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WWII German Luftwaffe NEW Ln. 28330-1 radio altimeter AFN 101 A Dornier Do 335, Heinkel He 219, Junkers Ju 88, Messerschmitt Bf 110

Installed in: Do 335, He 219, Ju 88, Bf 110

Code : KANC k12
Availability : Available


Rare, NEW, original and working condition WWII German Luftwaffe  Ln.28330-1 radio altimeter AFN 101 A, 1944. It was used in the Do 335, He 219, Ju 88, Bf 110 and other German aircrafts. Instrument is complete and comes with connectors. 

Designation: Radio altimeter AFN 101 A

Requirement mark: Ln.28330-1

Device number: 124-1409 B-1

Measuring range: 0-150m / 0-750m

Manufacturer: hcd

Year of construction: approx. 1944

Installed in: Dornier Do 335, Heinkel He 219, Junkers Ju 88, Messerschmitt Bf 110


2 measuring ranges selectable

How AFN 101 works:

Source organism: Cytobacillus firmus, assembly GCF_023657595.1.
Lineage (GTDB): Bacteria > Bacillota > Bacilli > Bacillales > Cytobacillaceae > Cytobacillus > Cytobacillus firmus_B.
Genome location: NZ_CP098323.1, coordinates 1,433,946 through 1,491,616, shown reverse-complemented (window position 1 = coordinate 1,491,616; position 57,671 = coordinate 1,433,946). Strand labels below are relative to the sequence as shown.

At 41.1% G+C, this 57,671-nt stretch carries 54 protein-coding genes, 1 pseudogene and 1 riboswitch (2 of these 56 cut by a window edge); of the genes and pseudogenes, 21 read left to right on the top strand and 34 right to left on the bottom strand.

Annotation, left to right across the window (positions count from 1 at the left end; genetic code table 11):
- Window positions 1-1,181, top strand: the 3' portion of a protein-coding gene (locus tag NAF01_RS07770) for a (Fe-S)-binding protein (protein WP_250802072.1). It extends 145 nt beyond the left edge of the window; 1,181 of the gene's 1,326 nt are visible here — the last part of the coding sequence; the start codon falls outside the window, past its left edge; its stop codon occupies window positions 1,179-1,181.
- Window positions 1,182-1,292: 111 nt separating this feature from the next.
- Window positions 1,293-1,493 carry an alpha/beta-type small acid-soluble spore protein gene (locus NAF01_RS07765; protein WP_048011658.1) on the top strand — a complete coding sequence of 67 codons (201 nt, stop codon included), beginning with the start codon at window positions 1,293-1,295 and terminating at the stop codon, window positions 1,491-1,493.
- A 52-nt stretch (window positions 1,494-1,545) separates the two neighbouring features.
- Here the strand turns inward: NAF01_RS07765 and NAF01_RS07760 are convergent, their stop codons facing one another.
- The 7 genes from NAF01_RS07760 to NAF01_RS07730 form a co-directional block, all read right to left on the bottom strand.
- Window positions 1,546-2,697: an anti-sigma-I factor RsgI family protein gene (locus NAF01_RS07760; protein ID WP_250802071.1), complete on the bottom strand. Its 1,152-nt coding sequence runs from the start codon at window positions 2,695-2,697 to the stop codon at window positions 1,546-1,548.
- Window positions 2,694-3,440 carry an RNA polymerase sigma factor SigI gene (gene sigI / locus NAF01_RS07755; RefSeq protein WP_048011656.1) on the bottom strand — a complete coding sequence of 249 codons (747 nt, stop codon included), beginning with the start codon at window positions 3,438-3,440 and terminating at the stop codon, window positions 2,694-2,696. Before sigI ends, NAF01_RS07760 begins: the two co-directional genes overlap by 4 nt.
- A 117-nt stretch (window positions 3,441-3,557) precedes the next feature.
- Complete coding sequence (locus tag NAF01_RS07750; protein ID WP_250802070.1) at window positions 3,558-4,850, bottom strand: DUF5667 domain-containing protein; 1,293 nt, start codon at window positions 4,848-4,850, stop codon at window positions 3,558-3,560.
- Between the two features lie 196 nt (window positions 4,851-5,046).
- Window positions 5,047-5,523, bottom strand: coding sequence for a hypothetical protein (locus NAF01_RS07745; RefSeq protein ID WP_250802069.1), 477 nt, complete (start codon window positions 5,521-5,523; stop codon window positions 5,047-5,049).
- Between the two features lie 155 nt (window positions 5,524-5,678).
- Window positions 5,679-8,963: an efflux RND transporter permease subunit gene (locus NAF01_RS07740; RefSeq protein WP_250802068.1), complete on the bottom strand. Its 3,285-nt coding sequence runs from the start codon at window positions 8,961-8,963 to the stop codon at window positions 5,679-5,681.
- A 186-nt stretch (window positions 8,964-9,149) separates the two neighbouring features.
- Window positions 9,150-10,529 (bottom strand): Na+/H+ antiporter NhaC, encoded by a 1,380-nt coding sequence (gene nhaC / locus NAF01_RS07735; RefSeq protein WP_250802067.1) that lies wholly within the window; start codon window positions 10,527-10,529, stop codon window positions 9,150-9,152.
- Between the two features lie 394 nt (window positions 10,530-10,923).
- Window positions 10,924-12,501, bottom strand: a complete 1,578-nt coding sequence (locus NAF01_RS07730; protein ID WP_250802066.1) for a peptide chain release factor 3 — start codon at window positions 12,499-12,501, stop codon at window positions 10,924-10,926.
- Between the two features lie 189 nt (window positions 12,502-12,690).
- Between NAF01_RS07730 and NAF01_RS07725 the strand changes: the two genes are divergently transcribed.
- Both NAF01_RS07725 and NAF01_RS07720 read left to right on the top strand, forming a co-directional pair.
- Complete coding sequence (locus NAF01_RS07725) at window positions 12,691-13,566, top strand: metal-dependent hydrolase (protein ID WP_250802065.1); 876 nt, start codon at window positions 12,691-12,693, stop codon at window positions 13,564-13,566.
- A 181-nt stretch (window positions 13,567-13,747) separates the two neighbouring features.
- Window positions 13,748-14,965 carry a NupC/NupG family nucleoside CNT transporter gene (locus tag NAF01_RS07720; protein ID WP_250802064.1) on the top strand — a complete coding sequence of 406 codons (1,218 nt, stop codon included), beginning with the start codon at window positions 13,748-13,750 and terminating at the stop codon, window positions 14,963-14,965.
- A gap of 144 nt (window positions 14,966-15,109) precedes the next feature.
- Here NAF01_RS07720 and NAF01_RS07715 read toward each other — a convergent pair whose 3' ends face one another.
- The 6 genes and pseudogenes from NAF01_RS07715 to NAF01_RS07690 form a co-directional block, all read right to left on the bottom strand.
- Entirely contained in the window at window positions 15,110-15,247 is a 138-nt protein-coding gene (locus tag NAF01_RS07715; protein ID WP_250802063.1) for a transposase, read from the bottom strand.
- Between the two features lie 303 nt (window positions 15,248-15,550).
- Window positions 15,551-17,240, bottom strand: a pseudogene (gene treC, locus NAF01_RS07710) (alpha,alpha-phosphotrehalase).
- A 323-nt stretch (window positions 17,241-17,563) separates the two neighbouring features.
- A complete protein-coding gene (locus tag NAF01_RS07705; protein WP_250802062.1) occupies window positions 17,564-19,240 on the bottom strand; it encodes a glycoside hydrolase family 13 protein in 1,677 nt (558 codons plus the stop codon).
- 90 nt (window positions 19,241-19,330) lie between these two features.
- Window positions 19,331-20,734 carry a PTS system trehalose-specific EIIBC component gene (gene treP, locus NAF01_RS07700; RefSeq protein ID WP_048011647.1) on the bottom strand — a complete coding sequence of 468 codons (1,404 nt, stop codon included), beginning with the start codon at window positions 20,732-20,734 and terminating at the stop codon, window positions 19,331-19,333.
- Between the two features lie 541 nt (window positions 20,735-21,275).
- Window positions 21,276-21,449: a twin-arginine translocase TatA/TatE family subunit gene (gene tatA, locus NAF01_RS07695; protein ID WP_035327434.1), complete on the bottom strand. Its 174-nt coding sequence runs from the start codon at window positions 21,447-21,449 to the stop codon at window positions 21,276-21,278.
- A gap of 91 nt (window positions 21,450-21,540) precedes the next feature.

The method of measuring altitude that is still common today, especially absolute altitude, is done barometrically, with the decrease in air pressure with altitude being measured using membrane cans. Barometric measurement is sufficient to indicate the absolute height, but the accuracy of these devices is far too low if the exact height above ground is to be determined for blind landings (e.g. in ground fog or at night) or for high-altitude bombings. These measurements are carried out electrically using ultra-short wave devices. The radio altimeter is used to measure/display the exact altitude above ground. The complicated radio measuring system was usually installed in the wing. A signal is sent from the transmitter (transmitting antenna) towards the ground (land, water, snow, mountains, etc.) and then reflected back to the receiver (receiving antenna). The current altitude can be displayed directly using a frequency counter and a moving coil instrument (AFN 101a). The radio altimeter can display 2 different measuring ranges (0-150m / 0-750m height above ground). The preselection of the respective measuring range can be preselected using the switch knob on the lower front of the housing. The measurement accuracy of the FuG 101a system was +/- 10% of the respective flight altitude. The device was particularly helpful and important when flying over water, over mountains and of course during night flights, where barometric altitude measurement could only provide inaccurate measurement results of the actual “height above ground”.